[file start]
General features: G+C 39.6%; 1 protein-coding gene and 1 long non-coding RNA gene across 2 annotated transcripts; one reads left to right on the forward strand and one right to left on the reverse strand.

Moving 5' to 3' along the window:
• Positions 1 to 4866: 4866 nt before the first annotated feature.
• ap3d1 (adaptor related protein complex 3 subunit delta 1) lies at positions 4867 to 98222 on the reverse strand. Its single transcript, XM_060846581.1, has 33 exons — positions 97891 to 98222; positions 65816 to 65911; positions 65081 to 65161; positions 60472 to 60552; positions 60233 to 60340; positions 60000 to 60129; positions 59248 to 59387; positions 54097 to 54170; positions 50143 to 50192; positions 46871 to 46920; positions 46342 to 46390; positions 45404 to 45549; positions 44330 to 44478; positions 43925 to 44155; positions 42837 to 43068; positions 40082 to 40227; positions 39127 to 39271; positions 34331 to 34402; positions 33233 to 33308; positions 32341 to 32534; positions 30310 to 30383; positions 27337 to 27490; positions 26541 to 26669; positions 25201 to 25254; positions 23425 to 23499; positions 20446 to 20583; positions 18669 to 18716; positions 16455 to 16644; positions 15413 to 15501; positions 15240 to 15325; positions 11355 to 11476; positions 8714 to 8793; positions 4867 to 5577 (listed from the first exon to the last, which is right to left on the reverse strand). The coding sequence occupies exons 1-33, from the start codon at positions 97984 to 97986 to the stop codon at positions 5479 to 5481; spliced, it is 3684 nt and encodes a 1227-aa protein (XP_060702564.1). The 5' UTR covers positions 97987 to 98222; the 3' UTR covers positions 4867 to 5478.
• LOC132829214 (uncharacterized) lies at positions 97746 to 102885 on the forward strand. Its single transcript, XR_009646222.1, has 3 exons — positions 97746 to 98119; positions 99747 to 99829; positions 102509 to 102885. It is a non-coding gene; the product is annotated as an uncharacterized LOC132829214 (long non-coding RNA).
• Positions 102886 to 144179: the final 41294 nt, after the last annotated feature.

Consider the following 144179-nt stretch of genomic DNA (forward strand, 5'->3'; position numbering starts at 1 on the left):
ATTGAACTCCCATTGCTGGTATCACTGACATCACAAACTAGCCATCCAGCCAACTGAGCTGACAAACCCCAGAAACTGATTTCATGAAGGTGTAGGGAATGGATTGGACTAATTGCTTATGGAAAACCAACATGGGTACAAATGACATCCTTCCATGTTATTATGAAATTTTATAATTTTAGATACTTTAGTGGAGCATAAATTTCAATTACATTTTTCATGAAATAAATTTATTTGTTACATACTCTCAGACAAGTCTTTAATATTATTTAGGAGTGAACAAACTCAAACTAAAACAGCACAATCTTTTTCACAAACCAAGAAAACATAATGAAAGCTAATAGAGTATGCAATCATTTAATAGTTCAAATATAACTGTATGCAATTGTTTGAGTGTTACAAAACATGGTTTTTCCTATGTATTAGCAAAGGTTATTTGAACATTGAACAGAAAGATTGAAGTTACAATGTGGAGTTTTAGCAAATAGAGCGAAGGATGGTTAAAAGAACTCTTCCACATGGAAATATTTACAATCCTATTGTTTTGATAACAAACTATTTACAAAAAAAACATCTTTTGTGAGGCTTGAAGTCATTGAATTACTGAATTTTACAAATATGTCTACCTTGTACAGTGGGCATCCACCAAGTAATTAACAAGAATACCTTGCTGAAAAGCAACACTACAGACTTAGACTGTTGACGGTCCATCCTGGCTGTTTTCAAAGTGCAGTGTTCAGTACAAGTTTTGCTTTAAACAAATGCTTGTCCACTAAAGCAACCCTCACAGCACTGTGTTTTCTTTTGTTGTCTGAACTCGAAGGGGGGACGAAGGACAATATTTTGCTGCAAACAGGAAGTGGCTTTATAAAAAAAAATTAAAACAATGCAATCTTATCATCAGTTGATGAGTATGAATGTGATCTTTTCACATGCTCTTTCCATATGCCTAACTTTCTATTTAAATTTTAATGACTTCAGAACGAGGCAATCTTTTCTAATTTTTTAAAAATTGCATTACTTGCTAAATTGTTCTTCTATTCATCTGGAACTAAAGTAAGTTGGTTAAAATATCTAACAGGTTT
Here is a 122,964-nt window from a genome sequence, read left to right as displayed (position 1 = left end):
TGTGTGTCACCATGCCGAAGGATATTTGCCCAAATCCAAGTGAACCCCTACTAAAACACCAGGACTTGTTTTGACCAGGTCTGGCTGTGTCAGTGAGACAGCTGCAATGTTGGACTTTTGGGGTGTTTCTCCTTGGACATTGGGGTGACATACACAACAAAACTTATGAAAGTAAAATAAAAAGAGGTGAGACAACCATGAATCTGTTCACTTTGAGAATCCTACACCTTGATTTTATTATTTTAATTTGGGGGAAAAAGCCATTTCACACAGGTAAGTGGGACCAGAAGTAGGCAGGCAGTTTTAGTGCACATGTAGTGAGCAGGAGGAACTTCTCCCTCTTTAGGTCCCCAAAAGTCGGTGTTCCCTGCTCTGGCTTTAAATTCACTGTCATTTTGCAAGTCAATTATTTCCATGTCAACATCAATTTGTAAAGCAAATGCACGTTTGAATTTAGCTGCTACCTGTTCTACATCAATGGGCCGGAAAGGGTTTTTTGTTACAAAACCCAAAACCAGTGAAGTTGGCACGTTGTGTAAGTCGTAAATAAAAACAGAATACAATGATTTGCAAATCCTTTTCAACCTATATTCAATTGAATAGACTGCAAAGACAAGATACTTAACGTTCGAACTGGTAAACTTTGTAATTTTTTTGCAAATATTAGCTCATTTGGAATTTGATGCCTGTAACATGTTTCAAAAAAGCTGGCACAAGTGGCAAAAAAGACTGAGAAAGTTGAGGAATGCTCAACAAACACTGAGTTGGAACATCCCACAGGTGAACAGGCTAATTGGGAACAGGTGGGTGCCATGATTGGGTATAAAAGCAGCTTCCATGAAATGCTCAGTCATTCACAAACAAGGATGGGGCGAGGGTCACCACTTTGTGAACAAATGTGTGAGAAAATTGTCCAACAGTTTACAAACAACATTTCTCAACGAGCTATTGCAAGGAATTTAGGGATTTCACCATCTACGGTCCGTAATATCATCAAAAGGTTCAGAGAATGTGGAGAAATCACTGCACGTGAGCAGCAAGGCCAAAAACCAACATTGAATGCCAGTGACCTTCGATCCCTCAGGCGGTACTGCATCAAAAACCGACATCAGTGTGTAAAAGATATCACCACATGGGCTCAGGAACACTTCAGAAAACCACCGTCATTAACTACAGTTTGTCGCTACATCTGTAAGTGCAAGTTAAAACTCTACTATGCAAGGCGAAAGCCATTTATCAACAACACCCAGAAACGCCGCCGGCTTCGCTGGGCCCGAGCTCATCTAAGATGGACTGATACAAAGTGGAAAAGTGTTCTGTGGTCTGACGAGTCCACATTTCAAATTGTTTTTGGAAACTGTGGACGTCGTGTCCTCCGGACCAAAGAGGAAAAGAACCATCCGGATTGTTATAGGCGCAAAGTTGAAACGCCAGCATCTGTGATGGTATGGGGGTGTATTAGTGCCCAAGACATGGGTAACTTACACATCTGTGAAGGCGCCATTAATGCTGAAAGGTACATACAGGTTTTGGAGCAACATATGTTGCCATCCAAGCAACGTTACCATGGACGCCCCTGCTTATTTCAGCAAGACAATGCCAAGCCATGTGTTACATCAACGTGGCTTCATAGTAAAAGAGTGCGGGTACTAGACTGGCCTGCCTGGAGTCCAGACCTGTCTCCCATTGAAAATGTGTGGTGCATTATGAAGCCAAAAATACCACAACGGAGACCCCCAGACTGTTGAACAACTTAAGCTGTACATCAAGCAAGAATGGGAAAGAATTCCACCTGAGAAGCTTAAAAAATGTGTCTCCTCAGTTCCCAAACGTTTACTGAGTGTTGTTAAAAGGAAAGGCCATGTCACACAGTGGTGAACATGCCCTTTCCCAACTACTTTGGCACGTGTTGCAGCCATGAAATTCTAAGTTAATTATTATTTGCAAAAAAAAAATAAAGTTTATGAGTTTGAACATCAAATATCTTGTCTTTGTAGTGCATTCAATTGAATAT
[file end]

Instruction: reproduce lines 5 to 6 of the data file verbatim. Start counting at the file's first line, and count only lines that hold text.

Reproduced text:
• LOC132829214 (uncharacterized) lies at positions 97746 to 102885 on the forward strand. Its single transcript, XR_009646222.1, has 3 exons — positions 97746 to 98119; positions 99747 to 99829; positions 102509 to 102885. It is a non-coding gene; the product is annotated as an uncharacterized LOC132829214 (long non-coding RNA).
• Positions 102886 to 144179: the final 41294 nt, after the last annotated feature.